In a show of force and intimidation, a report from the Guardian purports that President Trump will soon be visiting the “no mans land” of the Korean peninsula, where U.S. B-1B bombing drills are taking place.
Donald Trump could soon find himself confronting North Korean soldiers on the world’s most heavily armed border, amid reports that the president is considering a visit to the demilitarised zone (DMZ) during his forthcoming trip to South Korea.
South Korea’s Yonhap news agency said the DMZ, which has separated the two Koreas since the end of their 1950-53 war, was among the candidate sites for Trump’s tour of Asia. He will also visit Japan, China, Vietnam and the Philippines.
Two supersonic B-1B bombers flew over the Korean peninsula on Wednesday night, according to the US military. Two South Korean F-15K fighters, along with Japanese fighters, joined the drill after the bombers took off from Andersen airbase in Guam, the statement said. It was the first time Japan and South Korea had both joined US bombers on a nighttime combined exercise, it added.
The bombers carried out air-to-ground missile drills in waters off the east coast of South Korea, then repeated the drill over waters separating the South and China, the South Korean joint chiefs of staff said.
South Korea’s military described the exercise as a regular drill to bolster the country’s defences and demonstrate the strength of Seoul’s security alliance with Washington in the face of North Korean ballistic missile and nuclear tests.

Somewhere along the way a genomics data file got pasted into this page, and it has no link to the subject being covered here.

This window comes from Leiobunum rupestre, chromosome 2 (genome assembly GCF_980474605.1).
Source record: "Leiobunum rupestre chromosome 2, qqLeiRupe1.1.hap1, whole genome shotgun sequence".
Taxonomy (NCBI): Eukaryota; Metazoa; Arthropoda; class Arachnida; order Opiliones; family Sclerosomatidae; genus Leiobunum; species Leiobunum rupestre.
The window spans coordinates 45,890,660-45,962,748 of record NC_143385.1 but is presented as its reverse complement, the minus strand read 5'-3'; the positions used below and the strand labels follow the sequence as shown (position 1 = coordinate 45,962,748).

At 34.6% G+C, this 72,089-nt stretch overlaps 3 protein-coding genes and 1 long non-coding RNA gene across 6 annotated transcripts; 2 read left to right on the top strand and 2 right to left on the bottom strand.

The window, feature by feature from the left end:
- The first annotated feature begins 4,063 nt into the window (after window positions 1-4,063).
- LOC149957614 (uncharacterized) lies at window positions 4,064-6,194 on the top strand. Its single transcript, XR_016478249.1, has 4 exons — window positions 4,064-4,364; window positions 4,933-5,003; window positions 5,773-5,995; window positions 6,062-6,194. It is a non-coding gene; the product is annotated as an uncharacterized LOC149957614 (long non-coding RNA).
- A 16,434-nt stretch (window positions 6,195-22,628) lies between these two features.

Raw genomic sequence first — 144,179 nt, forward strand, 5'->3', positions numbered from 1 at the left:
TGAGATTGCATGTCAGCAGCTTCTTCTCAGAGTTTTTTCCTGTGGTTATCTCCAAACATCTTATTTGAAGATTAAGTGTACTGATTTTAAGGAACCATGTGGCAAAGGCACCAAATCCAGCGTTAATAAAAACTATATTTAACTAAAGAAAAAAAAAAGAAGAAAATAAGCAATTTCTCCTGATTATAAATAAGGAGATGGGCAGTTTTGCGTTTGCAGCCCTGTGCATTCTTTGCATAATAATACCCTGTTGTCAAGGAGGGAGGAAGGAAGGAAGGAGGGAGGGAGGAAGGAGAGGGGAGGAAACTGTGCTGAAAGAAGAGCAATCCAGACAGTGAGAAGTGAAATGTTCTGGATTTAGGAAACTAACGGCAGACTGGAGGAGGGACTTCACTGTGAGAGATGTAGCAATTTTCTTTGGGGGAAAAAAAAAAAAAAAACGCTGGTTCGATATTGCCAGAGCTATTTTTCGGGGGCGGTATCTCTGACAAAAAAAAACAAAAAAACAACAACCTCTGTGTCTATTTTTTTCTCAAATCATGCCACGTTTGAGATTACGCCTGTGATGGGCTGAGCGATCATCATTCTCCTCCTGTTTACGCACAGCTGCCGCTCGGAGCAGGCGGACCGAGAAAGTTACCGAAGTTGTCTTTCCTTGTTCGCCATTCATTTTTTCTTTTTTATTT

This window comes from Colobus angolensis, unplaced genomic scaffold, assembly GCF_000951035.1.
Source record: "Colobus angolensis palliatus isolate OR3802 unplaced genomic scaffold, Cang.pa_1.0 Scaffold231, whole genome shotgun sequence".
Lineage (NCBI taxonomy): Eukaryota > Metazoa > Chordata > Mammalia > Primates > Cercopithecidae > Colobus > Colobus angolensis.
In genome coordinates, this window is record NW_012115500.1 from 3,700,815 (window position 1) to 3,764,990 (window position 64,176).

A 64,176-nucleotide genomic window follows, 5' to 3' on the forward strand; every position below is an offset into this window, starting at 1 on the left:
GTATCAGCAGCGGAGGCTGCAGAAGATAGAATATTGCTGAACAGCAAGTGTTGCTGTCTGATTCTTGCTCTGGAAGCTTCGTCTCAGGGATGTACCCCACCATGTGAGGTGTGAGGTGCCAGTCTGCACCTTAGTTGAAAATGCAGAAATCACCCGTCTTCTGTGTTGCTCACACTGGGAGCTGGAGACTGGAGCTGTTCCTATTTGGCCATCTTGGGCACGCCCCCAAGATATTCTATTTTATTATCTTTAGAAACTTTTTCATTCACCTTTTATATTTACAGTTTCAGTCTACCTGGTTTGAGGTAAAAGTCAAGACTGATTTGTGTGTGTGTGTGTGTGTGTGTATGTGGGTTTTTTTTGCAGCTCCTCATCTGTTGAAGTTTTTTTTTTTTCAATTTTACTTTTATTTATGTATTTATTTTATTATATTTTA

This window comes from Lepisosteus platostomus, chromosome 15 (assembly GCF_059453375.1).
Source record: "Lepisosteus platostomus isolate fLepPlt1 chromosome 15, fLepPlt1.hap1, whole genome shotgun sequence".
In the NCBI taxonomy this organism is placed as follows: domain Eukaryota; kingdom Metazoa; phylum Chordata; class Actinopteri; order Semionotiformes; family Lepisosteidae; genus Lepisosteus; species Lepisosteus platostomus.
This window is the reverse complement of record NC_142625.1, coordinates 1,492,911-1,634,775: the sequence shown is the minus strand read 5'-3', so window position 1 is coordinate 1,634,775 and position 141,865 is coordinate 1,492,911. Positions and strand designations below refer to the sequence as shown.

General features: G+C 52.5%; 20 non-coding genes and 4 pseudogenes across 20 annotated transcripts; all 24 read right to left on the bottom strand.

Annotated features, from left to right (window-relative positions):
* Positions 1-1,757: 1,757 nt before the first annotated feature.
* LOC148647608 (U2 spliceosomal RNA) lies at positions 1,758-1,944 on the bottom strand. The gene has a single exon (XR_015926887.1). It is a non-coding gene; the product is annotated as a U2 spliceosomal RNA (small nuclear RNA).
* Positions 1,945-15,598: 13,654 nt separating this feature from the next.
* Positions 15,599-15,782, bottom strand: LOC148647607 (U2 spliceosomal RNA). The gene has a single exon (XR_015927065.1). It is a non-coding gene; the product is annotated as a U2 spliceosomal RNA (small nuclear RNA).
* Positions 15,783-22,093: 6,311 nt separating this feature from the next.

US Air Force Major Patrick Applegate said: “Flying and training at night with our allies in a safe, effective manner is an important capability shared between the US, Japan and the Republic of Korea, and hones the tactical prowess of each nation’s aviators.
“This is a clear demonstration of our ability to conduct seamless operations with all of our allies anytime, anywhere.”
North Korea, however, views the drills as highly provocative, partly due to bitter memories of US bombing raidsduring the Korean war.
The White House sent a team of working-level officials to South Korea late last month to view possible sites for inclusion in Trump’s itinerary, Yonhap said, citing an unnamed South Korean defence source.
Trump was expected to send a strong message to North Korea, either verbally or “kinetically”, during his first trip to the peninsula as president, the source was quoted as saying. “[He] will likely do something like that and his aides are making the relevant preparations.”
If the visit goes ahead, Trump would probably spend time at the Panmunjom truce village and an observation post inside the DMZ, the source said. The White House has not commented on the reports.
The president would be following in the footsteps of Barack Obama, who peered at North Korea through binoculars during a visit to “freedom’s frontier” in 2012, and Bill Clinton, who described the 2.5-mile wide, 155-mile-long strip of land as the “scariest place on earth” when he visited in 1993.
In April the US vice-president, Mike Pence, used an unannounced trip to the DMZ to declare that the “era of strategic patience with North Korea is over” as a North Korean soldier took his photograph from the other side of the demarcation line.